City Manager Eric King said this shift in the financial landscape forced officials to pause and re-evaluate the feasibility of the entire hydropower option.
He added that even without hydropower in the original engineering analysis, it probably wouldn’t have changed the decision to move forward with the Bridge Creek reconstruction, which is now drawing criticism from some who believe the project is too expensive and detrimental to flows on Tumalo Creek.
“Hydro wasn’t driving the decision on upgrading the surface water versus taking water from the Deschutes River or going to all groundwater,” King said, referring to some of the other alternatives city officials considered. “I think that we looked at hydro as sort of an added bonus, but it wasn’t a driver.”
While the city hasn’t received any grants or qualified for incentives through Oregon’s Business Energy Tax Credit program, King said there are other options to pursue to pay for the hydropower plant.
There’s still some potential the city could qualify for federal tax credits that would be similar to Oregon’s BETC program. Bend could also partner with a private investor, such as a utility company, that would pay for the construction of the hydropower plant in exchange for some sort of revenue-sharing agreement.
King said it’s too early to know if either of those options are viable right now, and there are other factors that could play a role in determining the short-term fate of the hydropower plant.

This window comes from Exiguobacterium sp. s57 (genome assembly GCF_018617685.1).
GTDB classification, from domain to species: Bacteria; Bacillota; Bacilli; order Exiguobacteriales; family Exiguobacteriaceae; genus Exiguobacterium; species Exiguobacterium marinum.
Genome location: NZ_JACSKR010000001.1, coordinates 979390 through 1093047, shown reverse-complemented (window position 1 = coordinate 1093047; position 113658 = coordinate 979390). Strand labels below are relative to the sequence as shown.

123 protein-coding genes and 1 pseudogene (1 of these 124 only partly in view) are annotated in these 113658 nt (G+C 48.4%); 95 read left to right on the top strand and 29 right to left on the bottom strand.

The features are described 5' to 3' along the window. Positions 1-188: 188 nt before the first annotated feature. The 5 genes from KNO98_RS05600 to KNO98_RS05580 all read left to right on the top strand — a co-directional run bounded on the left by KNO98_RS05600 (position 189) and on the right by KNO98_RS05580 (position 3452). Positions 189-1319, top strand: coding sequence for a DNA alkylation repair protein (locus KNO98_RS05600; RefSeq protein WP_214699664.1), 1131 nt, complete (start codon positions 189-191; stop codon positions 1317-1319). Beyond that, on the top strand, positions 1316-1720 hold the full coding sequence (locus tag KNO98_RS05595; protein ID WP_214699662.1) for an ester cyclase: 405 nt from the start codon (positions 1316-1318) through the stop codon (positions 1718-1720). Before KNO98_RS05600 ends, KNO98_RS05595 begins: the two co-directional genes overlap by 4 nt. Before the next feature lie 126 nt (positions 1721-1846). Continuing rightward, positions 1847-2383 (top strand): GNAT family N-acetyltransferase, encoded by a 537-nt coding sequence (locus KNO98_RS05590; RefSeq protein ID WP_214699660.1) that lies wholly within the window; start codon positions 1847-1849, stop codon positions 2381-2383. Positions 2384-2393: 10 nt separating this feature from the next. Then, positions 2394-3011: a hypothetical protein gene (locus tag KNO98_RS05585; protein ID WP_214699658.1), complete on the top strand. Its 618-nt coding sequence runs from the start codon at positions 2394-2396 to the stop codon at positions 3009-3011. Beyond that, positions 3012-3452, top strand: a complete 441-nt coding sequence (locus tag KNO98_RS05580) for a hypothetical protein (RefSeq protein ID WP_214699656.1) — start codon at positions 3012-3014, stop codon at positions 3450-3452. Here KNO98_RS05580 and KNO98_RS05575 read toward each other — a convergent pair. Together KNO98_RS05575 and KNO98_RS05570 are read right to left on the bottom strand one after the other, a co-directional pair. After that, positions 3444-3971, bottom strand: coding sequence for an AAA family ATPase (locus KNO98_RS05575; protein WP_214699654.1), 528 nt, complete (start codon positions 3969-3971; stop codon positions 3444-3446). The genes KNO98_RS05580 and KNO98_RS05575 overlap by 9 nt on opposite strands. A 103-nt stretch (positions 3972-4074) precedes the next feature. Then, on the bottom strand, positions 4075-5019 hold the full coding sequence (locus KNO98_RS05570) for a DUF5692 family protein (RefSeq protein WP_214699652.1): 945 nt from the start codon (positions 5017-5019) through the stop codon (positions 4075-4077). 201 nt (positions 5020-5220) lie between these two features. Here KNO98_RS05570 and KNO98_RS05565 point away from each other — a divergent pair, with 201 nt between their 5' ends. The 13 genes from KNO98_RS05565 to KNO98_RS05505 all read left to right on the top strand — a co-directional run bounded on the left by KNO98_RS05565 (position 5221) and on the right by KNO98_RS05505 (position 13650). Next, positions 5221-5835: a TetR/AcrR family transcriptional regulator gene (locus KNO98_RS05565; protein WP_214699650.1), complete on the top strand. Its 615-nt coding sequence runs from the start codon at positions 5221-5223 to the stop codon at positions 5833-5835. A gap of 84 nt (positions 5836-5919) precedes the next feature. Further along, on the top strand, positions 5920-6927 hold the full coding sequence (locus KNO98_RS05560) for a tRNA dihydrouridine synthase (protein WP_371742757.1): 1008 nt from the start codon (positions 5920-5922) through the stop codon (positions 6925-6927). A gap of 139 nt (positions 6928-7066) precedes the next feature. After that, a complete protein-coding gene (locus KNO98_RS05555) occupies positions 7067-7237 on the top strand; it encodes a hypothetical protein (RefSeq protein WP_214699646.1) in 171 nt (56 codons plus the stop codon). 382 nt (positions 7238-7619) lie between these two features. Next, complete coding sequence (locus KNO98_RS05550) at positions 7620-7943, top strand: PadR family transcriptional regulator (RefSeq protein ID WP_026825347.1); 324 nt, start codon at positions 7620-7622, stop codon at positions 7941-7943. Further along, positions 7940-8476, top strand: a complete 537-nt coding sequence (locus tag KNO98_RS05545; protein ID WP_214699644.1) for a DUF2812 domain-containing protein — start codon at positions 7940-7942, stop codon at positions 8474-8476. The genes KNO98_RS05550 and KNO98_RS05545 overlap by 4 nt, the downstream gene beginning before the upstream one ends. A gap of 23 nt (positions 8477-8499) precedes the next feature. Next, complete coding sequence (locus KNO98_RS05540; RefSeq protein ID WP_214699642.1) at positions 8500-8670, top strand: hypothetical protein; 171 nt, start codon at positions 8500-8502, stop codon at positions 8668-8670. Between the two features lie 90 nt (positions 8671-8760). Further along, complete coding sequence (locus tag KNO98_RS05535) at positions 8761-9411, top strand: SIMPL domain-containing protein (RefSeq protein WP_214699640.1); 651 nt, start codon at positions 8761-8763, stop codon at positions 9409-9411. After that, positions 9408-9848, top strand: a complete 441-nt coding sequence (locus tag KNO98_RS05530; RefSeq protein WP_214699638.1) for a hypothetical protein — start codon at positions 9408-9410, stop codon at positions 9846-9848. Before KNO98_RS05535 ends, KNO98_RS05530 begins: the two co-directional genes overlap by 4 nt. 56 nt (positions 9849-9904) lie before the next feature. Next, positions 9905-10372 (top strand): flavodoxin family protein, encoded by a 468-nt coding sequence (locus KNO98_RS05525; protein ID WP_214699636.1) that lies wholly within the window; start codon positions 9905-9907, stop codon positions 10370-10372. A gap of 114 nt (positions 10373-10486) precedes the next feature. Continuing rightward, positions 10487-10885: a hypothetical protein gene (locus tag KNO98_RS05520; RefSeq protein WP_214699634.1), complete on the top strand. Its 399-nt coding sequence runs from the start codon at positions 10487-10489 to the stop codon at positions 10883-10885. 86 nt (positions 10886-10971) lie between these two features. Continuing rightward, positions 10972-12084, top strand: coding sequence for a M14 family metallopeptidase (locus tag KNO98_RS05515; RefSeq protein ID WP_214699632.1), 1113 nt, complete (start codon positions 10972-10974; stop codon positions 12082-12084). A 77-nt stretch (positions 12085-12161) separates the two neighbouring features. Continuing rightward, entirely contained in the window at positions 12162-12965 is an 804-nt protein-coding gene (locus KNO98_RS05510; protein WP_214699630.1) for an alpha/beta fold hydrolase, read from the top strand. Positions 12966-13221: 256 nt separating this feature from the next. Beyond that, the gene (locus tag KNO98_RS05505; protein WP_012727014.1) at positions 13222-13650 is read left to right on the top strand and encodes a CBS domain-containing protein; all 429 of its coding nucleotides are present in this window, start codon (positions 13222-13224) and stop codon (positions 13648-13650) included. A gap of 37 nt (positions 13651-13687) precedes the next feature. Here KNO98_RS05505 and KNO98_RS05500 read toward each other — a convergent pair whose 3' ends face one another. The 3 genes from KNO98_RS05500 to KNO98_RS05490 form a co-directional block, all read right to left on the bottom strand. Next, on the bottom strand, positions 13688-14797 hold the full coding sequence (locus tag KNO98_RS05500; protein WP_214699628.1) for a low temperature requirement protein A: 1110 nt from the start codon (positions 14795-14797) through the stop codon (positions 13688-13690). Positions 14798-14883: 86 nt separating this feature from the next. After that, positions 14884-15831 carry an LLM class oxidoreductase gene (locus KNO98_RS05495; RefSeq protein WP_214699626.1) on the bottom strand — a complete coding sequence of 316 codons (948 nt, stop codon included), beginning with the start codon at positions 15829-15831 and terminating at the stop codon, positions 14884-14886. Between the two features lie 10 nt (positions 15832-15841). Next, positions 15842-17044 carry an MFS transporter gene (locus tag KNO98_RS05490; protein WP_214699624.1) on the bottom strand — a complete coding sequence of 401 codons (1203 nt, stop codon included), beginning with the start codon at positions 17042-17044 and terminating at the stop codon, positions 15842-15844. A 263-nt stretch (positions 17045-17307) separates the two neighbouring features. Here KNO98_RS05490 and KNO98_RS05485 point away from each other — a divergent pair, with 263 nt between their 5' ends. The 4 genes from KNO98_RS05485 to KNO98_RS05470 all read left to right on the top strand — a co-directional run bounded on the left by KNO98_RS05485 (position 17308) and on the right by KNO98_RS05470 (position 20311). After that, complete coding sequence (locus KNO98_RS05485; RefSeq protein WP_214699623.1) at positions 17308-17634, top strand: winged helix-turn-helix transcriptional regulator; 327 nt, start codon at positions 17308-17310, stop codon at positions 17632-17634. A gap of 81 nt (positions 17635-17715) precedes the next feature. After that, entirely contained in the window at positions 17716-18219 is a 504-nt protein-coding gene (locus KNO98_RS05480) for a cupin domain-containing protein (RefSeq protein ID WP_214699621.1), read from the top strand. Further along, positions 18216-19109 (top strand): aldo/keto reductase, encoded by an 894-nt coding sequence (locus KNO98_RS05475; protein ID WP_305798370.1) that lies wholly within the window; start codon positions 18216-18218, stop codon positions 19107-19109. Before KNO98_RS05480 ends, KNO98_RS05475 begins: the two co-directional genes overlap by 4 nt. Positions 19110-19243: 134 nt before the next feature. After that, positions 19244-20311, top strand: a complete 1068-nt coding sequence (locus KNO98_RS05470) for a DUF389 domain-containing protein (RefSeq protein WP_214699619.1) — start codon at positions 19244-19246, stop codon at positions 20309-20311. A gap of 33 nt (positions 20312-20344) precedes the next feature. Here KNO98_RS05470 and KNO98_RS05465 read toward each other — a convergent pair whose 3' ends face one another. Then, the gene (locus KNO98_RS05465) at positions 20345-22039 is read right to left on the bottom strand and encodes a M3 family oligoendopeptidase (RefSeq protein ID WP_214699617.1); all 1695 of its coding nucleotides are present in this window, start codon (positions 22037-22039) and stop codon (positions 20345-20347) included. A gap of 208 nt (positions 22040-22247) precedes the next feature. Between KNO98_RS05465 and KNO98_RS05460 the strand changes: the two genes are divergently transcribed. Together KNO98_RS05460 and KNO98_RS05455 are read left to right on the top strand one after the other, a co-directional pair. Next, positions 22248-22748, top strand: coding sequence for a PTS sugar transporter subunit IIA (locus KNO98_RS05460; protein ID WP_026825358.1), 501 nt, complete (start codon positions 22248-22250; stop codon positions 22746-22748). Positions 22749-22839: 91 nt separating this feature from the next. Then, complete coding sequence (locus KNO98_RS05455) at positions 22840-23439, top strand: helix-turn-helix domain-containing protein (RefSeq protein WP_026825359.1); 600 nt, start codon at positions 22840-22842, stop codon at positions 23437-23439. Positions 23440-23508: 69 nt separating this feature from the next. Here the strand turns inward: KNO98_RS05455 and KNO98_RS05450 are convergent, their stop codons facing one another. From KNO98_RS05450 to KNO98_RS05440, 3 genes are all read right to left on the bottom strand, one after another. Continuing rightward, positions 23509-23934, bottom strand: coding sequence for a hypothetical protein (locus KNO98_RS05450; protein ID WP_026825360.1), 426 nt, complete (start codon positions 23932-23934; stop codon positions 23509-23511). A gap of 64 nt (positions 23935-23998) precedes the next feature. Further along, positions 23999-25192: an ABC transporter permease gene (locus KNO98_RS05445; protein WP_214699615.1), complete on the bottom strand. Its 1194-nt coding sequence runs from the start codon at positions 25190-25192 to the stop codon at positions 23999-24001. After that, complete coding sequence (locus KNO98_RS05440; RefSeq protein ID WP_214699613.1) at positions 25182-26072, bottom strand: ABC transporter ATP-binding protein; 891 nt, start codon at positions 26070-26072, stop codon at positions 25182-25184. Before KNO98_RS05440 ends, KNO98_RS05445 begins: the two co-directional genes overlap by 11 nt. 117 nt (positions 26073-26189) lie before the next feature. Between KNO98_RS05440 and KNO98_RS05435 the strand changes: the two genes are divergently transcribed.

The city still needs to go through some additional permitting processes before it can build the hydropower plant. Depending on how long this takes, it could potentially conflict with other deadlines the city is trying to meet, including one potential cost-saving measure that would allow Bend to perform the 10-mile pipeline installation in conjunction with the U.S. Forest Service’s reconstruction of Skyliners Road.
“It’s not off the table, and I don’t want to give that impression,” King said of the hydropower plant. “But I think that we really are trying to manage the financial piece of the project in a reasonable way that is acceptable to ratepayers.”
City councilors likely won’t make a final decision on whether to pursue hydropower until February or March, and they’ve already approved the $58 million for the pipeline and new treatment facility.
Mayor Jeff Eager said that for him a decision on hydropower is going to come down to the numbers. When the hydropower revenues were found to be lower than previously believed, he was the councilor who asked for the city’s consulting firm, HDR Engineering Inc., to re-evaluate the costs when compared to a groundwater alternative.
Even though the city and HDR are further refining the hydropower projections, Eager said the fact that those numbers changed so much from one year to the next still gives him cause for concern.
“I want to look at the numbers and see where we end up,” he said. “It seems to me that at this point it’s at least enough of a possibility that the city should engineer it so it remains a possibility.”
Nick Grube can be reached at 541-633-2160 or at firstname.lastname@example.org.